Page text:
After a rather long way away, as we’ve discussed elsewhere… Interviewing Trey returns — the second of these serials to be revived. As you’ll recall, Todd Chapman’s in a bit of a pickle, and I’m afraid his brining isn’t over just yet.
One aim I have, in the "explaining how villainy works" vein, is the differentiation between a Fourth Tier nobody like Rook at the start of this series, versus Leather as an upper Third Tier established villain, and then contrasting with First and Second Tier villains like Anchor and — of course — the Jack. It’s easy enough to see the service as being able to arrange for lairs based on old, out of the way, or abandoned structures. Someone like the Jack of Knaves is going to need more than they can easily provide.
Regardless? I hope you enjoy.
It had taken me a few tries before I really got the whole ‘finding and interviewing supervillains’ thing down. Sure, my first outing had been with Leather and had worked out way better than I could have hoped — but I hadn’t set all that up. That had been Kyle, my then-editor at Amplifier. I suppose he could have found other leads for me, but since he’d told me that I was going to spend an afternoon interviewing Leather, only for me to be kidnapped — and ultimately thrashed by henchmen — I had decided Kyle wasn’t really working in my best interests. As it was, Low Society had kicked Amplifier a percentage, which pissed me off but what can you do? Supervillains could learn a thing or two from the publishing industry.
My first try had been in Santa Domingo, where a parahuman called Cinderjock was actually relatively easy to find. As it turned out, easy to find, and easy to interview are two entirely different things. We didn’t make it a day before he decided to demonstrate his concrete fists by applying them to my head. I was okay thanks to the Silver Horseman, who had more than a few choice words for me. You haven’t really experienced life to its fullest until a man in silver lame takes you down a few pegs.
After that? I decided to haunt prisons for a bit — to get some contacts and to talk to villains in controlled environments. It was on one of those early trips that a crossed wire had put me in an interview room with someone a little higher tier than I was used to. His name was — and is — Anchor, and he was six foot six of sheer muscle, an aquakinetic of some sort, and a guy who wanted the Ancient Mariner dead. He at least second tier if not first, and was way out of my league and we both knew it, but he was curious about what I was doing. It turned out he’d known Leather at the start of her criminal career, and I think he felt a little big-brotherly towards her.
“Before you spend much more time with members of the fraternity,” he said to me, “you need to get something in your head. No supercrook wants to be told he’s nuts, because deep down he doesn’t think he is. He thinks he’s sane. He may think he’s the only sane person in the world, but it’s still what he thinks. Even someone who wears insanity like a hat believes his core delusions are real. When I tell you the Ancient Mariner is destroying something that should be mine and through me all of humanity’s, and that he actually serves a horror worse than you can imagine… I know that sounds crazy to you. The Mariner saves lives. He protects the innocent. All that crap. All that tells me is that you’re wrong about him. Similarly, Leo Lucas knows for a fact that Paragon’s going to destroy the human spirit. Trying to convince him otherwise is an exercise in pain.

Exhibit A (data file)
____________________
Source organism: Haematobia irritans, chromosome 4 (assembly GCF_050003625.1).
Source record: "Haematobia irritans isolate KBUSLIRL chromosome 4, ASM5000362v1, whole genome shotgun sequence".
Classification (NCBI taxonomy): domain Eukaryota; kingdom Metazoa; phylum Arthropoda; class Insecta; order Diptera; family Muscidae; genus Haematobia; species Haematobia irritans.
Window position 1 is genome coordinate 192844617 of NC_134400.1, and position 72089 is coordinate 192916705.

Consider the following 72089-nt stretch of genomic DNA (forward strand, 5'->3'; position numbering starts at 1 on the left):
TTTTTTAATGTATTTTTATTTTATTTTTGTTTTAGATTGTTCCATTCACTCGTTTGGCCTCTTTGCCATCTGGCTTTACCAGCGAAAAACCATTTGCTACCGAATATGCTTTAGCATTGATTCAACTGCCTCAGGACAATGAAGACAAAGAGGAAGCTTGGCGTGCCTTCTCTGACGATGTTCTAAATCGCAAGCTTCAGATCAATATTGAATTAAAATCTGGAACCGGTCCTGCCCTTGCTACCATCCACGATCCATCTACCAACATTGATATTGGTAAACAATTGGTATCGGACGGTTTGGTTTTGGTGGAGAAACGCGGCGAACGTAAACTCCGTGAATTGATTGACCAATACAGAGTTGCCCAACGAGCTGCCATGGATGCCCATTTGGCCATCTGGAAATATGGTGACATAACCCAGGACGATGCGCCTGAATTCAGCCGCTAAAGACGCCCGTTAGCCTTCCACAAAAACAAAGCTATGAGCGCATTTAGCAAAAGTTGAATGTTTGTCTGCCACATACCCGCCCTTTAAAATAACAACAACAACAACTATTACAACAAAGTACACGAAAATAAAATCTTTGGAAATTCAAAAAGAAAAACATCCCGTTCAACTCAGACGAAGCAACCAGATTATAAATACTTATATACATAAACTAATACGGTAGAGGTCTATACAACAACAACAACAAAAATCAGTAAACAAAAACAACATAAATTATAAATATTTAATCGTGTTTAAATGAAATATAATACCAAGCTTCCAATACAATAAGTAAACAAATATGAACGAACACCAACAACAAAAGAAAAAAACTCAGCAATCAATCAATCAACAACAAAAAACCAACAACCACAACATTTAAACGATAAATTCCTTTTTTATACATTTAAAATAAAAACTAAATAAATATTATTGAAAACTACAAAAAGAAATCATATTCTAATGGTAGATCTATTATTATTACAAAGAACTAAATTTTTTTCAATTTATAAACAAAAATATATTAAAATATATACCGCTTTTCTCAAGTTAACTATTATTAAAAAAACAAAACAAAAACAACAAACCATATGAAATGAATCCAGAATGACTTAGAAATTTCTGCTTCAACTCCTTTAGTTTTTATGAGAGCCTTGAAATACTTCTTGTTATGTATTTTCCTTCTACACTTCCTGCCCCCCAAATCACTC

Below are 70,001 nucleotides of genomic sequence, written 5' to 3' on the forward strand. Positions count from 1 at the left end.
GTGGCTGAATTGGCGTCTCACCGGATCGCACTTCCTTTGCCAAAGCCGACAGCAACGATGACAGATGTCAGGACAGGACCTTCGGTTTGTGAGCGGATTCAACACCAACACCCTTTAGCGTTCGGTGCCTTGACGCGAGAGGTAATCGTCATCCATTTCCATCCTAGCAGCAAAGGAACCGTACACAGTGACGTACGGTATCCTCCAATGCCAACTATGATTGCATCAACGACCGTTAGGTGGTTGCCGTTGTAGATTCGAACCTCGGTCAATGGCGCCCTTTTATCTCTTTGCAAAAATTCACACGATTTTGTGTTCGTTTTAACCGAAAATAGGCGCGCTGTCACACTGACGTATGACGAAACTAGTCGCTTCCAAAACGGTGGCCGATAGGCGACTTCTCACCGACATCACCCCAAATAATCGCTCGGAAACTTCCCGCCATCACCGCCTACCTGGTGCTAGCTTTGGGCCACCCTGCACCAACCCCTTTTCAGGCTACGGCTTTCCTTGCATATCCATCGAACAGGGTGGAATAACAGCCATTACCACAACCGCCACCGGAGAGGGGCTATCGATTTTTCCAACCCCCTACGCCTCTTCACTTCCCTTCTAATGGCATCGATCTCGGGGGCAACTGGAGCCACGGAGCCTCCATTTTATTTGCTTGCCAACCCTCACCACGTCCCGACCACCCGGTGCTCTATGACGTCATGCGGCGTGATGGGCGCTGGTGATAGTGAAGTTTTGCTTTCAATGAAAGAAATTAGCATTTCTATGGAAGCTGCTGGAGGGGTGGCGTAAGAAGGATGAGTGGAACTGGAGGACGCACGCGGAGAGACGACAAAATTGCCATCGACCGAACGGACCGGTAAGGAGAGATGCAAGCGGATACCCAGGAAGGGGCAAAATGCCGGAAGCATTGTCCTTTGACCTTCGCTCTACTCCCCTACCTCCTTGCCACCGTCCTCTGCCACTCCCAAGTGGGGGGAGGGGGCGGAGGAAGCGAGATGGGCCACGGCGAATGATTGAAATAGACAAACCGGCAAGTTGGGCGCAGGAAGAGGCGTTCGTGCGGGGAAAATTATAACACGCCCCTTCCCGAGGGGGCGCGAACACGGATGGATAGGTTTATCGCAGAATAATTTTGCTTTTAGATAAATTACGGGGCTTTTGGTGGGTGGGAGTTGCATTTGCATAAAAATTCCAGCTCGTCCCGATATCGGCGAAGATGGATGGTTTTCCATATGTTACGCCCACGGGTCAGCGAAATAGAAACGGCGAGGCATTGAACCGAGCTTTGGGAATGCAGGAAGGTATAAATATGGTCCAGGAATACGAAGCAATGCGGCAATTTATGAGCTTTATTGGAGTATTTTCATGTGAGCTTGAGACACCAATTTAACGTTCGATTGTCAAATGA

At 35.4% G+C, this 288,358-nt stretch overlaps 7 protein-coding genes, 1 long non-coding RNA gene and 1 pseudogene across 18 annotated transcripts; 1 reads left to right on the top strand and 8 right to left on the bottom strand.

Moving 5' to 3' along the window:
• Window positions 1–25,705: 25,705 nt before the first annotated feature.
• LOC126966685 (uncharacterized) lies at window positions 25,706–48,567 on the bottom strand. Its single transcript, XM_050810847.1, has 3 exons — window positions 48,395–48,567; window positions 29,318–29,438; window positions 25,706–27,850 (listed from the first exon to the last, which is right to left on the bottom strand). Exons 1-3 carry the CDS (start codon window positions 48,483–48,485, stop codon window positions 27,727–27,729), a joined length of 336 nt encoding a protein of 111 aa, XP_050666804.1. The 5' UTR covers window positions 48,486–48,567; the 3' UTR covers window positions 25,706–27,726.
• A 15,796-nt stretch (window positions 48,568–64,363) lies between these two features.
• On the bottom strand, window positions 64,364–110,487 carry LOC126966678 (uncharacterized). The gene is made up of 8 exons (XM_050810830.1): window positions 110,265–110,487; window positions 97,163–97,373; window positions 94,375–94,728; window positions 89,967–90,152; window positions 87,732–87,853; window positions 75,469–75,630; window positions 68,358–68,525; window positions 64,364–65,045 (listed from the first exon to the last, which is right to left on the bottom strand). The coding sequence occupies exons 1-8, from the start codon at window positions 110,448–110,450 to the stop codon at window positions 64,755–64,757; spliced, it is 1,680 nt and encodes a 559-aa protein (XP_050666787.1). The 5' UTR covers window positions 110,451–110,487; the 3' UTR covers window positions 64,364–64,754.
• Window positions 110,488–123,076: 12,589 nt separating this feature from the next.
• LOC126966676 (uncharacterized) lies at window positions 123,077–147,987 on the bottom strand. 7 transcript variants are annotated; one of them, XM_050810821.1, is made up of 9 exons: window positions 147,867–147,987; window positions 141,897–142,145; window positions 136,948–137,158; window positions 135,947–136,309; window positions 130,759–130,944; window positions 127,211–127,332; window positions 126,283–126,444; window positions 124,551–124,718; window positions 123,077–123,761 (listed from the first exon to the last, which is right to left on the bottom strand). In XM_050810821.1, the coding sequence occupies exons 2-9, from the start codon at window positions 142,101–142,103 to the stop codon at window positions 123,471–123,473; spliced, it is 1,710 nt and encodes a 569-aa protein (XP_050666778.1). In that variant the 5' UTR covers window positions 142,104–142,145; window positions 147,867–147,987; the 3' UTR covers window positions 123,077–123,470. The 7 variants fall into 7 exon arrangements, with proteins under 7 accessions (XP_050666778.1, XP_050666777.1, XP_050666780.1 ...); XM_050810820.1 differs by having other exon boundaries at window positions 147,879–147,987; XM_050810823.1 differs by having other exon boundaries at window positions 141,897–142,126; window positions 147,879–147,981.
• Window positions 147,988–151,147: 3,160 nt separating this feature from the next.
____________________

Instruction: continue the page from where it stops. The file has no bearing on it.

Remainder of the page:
“Hell, even look at Leather. At all her ‘superheroes need us’ bullshit. I know it’s bullshit. You know it’s bullshit. Darkhood knew it was bullshit. But Leather? You will never, ever convince her she’s wrong. And she’s one of the saner crooks I know.”
He leaned closer. “And the thing about that crazy? The crazy I have, Leather has, Leo has, and all the rest have? Sometimes… it’s infectious. Because Leather, deep down, just wants to be rich and famous, her henches are pretty down to Earth. Most of my henches just wanna get paid. The same with Leo. But sometimes, we find those special henches. Think Cordelia Chase, over at Leo’s place. Think how far above and beyond she’ll go when Lucas takes on Paragon. They hear our crazy and it sounds good to them. They’re converts — and converts are always harder core in their beliefs. Always. Ask any ex-smoker lobbying against tobacco.
“If you want to live to publish? Don’t fucking tell me the Ancient Mariner deserves to live. I don’t want to hear it. And if one of my henches believes me and believes in me? Then be doubly careful around them. I’ll get pissed at you and call you an idiot. They’ll think you’re an apostate.” And some crooks? Look for those henches. They recruit for them.” He smiled a bit. “When you’re smack in the middle of a fundamentalist megachurch’s service, and they’re chanting and singing in the aisles, don’t be the idiot who starts shouting about natural selection. You’ll just end up a practical demonstration of the process.”
Anchor’s advice was pretty good. It kept me alive more than once — and when I managed to screw up, like I did that time with Billhook? I came damn close to proving his point at the end of one of hers.
But it’s easy to remember that in theory. It’s harder in practice.
The elevator worked the same way as it did when Mister River brought me up. We got in the brass ‘hotel elevator.’ Just like Mister River, Trey produced a brass key — in her case seemingly by ‘magic’ rather than on a key ring, since none of her outfits had visible pockets — and inserted it in the elevator’s panel. She then selected twenty three, which was not the bottom floor on this upside down elevator, but was two from the bottom so that pretty much counted. She then shifted against the back plate on her side and I did on mine, and the elevator kicked into the same high speed.